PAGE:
Erich Stem’s music has been described as “sophisticated and intriguing” (The Washington Post), “unique and beautiful” (Boston Theatre Review), and as having a “fluent and chaotic exchange that breaks minimalism apart” (A Closer Listen). It pulls from a variety of sources, including American jazz, Japanese shakuhachi music, and Stem’s interest in improvisation. His music has been performed live around the globe in places such as New York City, Boston, San Antonio, Los Angeles, Miami, England, the Netherlands, and Romania, and can be heard on albums by critically acclaimed groups such as counter)induction, Aurelia Saxophone Quartet, SOLI Chamber Ensemble, and the Cadillac Moon Ensemble. His commissions include music for recognized artists such as saxophonist Johan van der Linden and flutist Lindsey Goodman.


Groups such as the Minnesota Orchestra, Richmond Symphony, West Virginia Symphony Orchestra, and many others have performed and broadcasted his orchestral works in venues such as Minnesota’s Orchestra Hall, The Carpenter Theatre at CenterStage, WUOL 90.5FM’s Brave New World, and WCVE 88.9FM’s Whitlow Concert Series with Bobbie Barajas. More recently, his affinity for the history and towns of the United States led to a larger orchestral project called America By: A Symphonic Tour. A consortium of American orchestras has commissioned works from Stem during the tour, with each piece representing the unique attributes and history of the residing orchestra’s hometown. The pilot took place on Bainbridge Island WA featuring premiere performances of “Bainbridge” by the Bainbridge Symphony Orchestra, followed by the West Virginia Symphony Orchestra’s premiere of “Kentucky By” later that year. More recent performances include a commission by the University of Portland Orchestra for the 2017-18 season and a commission by the Arlington Philharmonic Orchestra for the 2018-19 season.


Stem has also made the promotion of today’s art music an important part of his career. In 2005, he founded New Dynamic Records, with a mission of discovering and recording works by living composers. By 2016, the label had released music by 60 living composers worldwide, including 42 world premiere recordings. It was featured in publications such as Time Out New York, Fanfare Magazine, and notable online magazines such as I Care if You Listen, Sequenza 21, and Music and Vision (UK). Stem is also the composer-in-residence of A/Tonal, an ensemble dedicated to the music of living composers and their connections to the past.


photo: Mickie Winters


Bill Whitley

Elements of Gregorian chant, Indian raga music, gamelan, rock, and progressive rock are frequently present in Bill Whitley’s work. Western composers who continue to influence his work include Brian Eno, John Cage, Laurie Anderson, Meredith Monk, Tetsu Inoue, Giacinto Scelsi, Morton Feldman, Lou Harrison, Pauline Oliveros, and Paul Dresher.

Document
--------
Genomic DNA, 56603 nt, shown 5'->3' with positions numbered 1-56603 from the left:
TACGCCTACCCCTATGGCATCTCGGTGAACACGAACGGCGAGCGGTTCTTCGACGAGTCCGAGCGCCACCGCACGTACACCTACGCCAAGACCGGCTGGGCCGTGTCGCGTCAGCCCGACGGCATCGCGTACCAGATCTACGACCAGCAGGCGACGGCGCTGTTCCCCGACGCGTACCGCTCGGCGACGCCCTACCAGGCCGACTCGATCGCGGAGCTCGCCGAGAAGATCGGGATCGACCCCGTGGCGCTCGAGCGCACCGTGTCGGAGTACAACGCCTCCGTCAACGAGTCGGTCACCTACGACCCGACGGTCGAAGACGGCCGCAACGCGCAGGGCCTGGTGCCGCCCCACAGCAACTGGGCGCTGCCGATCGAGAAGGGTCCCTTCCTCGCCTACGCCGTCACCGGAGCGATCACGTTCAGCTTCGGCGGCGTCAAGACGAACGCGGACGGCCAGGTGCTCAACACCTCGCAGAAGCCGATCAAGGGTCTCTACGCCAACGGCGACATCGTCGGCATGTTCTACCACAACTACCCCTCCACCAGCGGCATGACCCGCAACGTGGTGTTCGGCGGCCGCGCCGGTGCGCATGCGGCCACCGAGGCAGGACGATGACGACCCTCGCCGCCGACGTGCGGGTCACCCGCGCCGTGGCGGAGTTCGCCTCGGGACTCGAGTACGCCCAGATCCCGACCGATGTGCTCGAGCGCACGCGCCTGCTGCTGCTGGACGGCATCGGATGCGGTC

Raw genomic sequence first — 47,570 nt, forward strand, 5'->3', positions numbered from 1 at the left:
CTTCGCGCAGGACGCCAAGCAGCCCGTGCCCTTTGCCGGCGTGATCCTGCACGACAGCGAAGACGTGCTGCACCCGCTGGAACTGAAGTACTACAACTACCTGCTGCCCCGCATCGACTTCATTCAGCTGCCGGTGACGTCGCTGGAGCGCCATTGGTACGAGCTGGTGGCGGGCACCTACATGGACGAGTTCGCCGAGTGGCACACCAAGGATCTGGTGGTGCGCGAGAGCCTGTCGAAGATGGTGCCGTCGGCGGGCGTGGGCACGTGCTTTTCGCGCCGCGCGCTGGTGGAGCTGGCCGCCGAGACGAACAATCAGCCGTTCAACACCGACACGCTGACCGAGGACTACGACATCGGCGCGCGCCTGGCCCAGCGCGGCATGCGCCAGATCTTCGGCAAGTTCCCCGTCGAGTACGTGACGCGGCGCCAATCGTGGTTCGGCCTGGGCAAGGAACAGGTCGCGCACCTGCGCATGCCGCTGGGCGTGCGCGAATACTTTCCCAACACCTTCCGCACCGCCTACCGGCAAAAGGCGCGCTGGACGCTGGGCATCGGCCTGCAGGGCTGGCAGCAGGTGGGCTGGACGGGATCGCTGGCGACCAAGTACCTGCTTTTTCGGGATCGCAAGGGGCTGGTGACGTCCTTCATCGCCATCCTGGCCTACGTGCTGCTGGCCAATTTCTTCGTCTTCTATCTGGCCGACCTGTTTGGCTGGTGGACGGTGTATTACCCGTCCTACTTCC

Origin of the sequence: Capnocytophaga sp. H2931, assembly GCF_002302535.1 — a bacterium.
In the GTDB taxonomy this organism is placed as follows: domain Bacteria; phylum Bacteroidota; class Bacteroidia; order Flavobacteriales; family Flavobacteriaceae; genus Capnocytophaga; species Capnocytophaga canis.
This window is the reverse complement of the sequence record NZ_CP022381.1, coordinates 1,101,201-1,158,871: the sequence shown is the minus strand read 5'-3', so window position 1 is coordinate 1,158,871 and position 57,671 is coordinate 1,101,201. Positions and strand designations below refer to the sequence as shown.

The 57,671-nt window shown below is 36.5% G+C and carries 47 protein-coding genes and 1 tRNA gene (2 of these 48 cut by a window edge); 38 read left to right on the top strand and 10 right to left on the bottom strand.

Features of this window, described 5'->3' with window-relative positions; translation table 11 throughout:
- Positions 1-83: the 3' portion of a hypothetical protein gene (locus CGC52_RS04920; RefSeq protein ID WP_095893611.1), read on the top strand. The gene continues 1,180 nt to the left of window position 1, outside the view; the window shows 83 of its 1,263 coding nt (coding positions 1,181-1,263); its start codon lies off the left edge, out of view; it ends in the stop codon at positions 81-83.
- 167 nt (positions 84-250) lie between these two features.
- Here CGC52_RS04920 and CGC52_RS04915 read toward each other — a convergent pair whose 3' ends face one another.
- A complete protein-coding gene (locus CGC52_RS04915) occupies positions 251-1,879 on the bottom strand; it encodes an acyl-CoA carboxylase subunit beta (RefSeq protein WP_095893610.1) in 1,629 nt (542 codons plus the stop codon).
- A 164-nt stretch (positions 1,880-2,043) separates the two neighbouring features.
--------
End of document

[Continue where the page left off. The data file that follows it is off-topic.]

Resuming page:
“Ad emergere, distintiva, è una vena narrativa che si esplica nella studiata interpolazione di incisivi episodi melodici e ritmici, insieme a momenti di sospeso e incantato lirismo.”


-Filippo Focosi, Kothodik eZine, October 2017


“(A distinctive narrative that emerges is the interpolation of incisive melodic and rhythmic episodes, together with moments of suspended and enchanted lyricism.)”


“… exceptional command of melody and compositional form. The music…stands head and shoulders above others of its ilk…”  – Textura eZine, August 2017 review of Whitley’s album I DREAM AWAKE


“Whitley composes music of integrity and sophistication that’s also disarmingly accessible—not an easy combination to achieve, even if he makes it sound easy…” — Textura eZine, August 2017


Whitley’s music has been performed primarily in Italy, Russia, and the United States by ensembles ranging from symphony orchestra to solo electric guitar. Commissions consist of chamber, choral, vocal, and orchestral works. His most recent work, commissioned by Civica Scuola di Musica in Milan, is scored for two guitars, harp, vibes, and two pianos.


Whitley was born in the Northwest United States and received a Bachelor of Arts in 1994 from Gonzaga University in Spokane WA where he studied organ, piano, and composition. In 2000 he earned a Master of Music degree in composition at the University of Idaho in Moscow ID, and in 2007 he earned a PhD in composition at the University of Oregon in Eugene OR.


Whitley has studied composition with Robert Kyr, David Crumb, Robert Dickow, Dan Bukvich, and Fr. Kevin Waters and has had master classes with Lou Harrison, George Crumb, Veljo Tormis, John Adams, and John Corigliano.


Whitley has taught at The University of Idaho, Western Oregon University, The University of Portland, and The University of Oregon. He currently teaches Music Theory, Aural Skills, Composition, and Piano at Chemeketa Community College in Salem.


Whitley’s music is recorded on Teal Creek Music and Ravello Records, and his sacred choral works are published by Trinitas Choral Series.


You can learn more about Whitley’s work by visiting


photo: Mark Berger

Brian T. Field